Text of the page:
Hand Matzos always seem to be round, yet machine Matzohs seem to be square. Is there any company anywhere that produces round machine Matzos? Why not?
Rakusen's of England makes cracker-sized machine "tea matzas", and they're round! (Mind you, you'd have to eat a few of those "crackers" to have a complete serving of matza for the mitzva.) The only ingredients are flour and water, so they truly are matzas. I've occasionally seen them in American supermarkets.
With the early machines in the late 1800s, they'd have a giant roller cranking out a huge flat sheet of dough, then use big cookie-cutters on it. If you used round cookie-cutters, you'd either have to throw away all the dough in between the circle shapes, or would feel pressured to rework it within the 18 minutes, which is going to be hard to do. Therefore they were advised in fact to make them rectangular-shaped.
Of course this raised eyebrows with some traditionalists: "gevalt! Everyone knows a matza is supposed to be round!" The Kesav Sofer (in a pamphlet known as Bitul Moda'a, printed in the back of his responsa on Orach Chaim) briefly allowed for machine round matzas (or even theoretically a pentagonal shape), to give time for people to adjust, while pleading with people to accept the rectangular matzahs, "and in this merit may Hashem gather us from the four corners of the world." (Groan.)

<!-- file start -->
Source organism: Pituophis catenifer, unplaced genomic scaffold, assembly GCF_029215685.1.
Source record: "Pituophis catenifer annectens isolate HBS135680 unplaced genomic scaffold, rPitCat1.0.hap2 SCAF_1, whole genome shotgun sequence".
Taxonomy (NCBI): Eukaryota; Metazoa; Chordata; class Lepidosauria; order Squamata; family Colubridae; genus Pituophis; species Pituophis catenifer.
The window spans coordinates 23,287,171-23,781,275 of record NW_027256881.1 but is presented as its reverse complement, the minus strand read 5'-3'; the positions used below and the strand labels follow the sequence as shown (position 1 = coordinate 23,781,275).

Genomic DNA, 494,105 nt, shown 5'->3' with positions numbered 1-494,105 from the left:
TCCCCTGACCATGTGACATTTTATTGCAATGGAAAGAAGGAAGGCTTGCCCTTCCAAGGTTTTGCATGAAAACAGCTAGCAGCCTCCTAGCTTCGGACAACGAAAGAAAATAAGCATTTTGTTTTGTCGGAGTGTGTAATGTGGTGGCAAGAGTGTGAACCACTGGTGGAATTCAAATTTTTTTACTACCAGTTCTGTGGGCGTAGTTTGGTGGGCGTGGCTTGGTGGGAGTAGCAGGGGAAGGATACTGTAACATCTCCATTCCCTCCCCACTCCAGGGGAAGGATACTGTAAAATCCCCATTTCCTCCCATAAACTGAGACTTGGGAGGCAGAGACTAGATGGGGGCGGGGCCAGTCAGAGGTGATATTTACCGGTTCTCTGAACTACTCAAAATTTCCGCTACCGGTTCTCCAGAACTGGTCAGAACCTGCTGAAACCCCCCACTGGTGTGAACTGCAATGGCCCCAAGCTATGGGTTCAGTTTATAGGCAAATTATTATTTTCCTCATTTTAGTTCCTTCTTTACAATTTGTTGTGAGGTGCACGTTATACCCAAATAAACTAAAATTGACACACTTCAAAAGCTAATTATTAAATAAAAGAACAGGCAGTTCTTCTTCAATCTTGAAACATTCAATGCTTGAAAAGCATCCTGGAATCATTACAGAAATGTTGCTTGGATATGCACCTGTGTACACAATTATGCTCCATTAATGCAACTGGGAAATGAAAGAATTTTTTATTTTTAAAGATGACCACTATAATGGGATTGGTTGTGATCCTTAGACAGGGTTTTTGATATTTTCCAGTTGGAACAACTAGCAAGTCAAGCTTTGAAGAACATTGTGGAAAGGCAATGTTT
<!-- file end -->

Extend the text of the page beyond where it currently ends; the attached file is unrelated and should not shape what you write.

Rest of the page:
With today's technology I'm sure they could make them round, but as noted that makes packaging more complicated. And besides, if the rabbis of 100+ years ago said that machine matzas should be rectangular, then by golly we'll make them rectangular!
Furthermore, many people feel that the machine matzas can't be used for the seder (which is a different question.) If they started making round machine matzas (or handmade non-shmurah for that matter), people might eat sub-optimal matza seder night, or at least accuse the manufacturer of trying to cause such a confusing situation.
If such matzos are rare or nonexistent, it's because they don't fit as well in a box and thus require either
- a round box, which costs more to make and assemble, or
- more box space per matza, taking up valuable room in shipping etc., and
- empty space in each box, increasing the likelihood of breaking matzos.
Source (so to speak): conjecture.
1- It is more efficient to produce square matzah than other shapes. 2- Most probably, the matzah eaten by the Hebrews leaving Egypt, was square and not round, because the frames used to make bricks were either square or rectangular and so the tradition would probably be to take those same frames and transport the dough that way. 3- The suggestions that one may use the excess dough remaining after the cookie cutter device used to make round matzah would create "Gebroken" matzah, not used by many Jews on Passover.